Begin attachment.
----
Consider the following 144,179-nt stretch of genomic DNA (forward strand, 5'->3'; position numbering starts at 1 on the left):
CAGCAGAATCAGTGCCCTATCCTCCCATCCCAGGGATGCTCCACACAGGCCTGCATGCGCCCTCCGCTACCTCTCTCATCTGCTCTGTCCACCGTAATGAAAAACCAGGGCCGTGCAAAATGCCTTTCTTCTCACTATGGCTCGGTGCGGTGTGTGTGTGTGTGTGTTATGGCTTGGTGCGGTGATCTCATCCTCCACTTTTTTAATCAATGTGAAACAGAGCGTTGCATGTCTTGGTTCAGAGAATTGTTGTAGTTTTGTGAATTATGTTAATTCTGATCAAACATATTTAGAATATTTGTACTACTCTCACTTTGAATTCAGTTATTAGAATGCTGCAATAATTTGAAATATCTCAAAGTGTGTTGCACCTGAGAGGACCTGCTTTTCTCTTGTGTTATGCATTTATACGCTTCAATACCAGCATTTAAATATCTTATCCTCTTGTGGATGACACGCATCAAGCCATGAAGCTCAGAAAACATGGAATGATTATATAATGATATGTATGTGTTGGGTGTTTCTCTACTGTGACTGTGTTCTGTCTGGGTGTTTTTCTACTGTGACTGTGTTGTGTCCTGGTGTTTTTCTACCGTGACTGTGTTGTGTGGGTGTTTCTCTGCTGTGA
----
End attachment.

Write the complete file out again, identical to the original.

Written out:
Consider the following 144,179-nt stretch of genomic DNA (forward strand, 5'->3'; position numbering starts at 1 on the left):
CAGCAGAATCAGTGCCCTATCCTCCCATCCCAGGGATGCTCCACACAGGCCTGCATGCGCCCTCCGCTACCTCTCTCATCTGCTCTGTCCACCGTAATGAAAAACCAGGGCCGTGCAAAATGCCTTTCTTCTCACTATGGCTCGGTGCGGTGTGTGTGTGTGTGTGTTATGGCTTGGTGCGGTGATCTCATCCTCCACTTTTTTAATCAATGTGAAACAGAGCGTTGCATGTCTTGGTTCAGAGAATTGTTGTAGTTTTGTGAATTATGTTAATTCTGATCAAACATATTTAGAATATTTGTACTACTCTCACTTTGAATTCAGTTATTAGAATGCTGCAATAATTTGAAATATCTCAAAGTGTGTTGCACCTGAGAGGACCTGCTTTTCTCTTGTGTTATGCATTTATACGCTTCAATACCAGCATTTAAATATCTTATCCTCTTGTGGATGACACGCATCAAGCCATGAAGCTCAGAAAACATGGAATGATTATATAATGATATGTATGTGTTGGGTGTTTCTCTACTGTGACTGTGTTCTGTCTGGGTGTTTTTCTACTGTGACTGTGTTGTGTCCTGGTGTTTTTCTACCGTGACTGTGTTGTGTGGGTGTTTCTCTGCTGTGA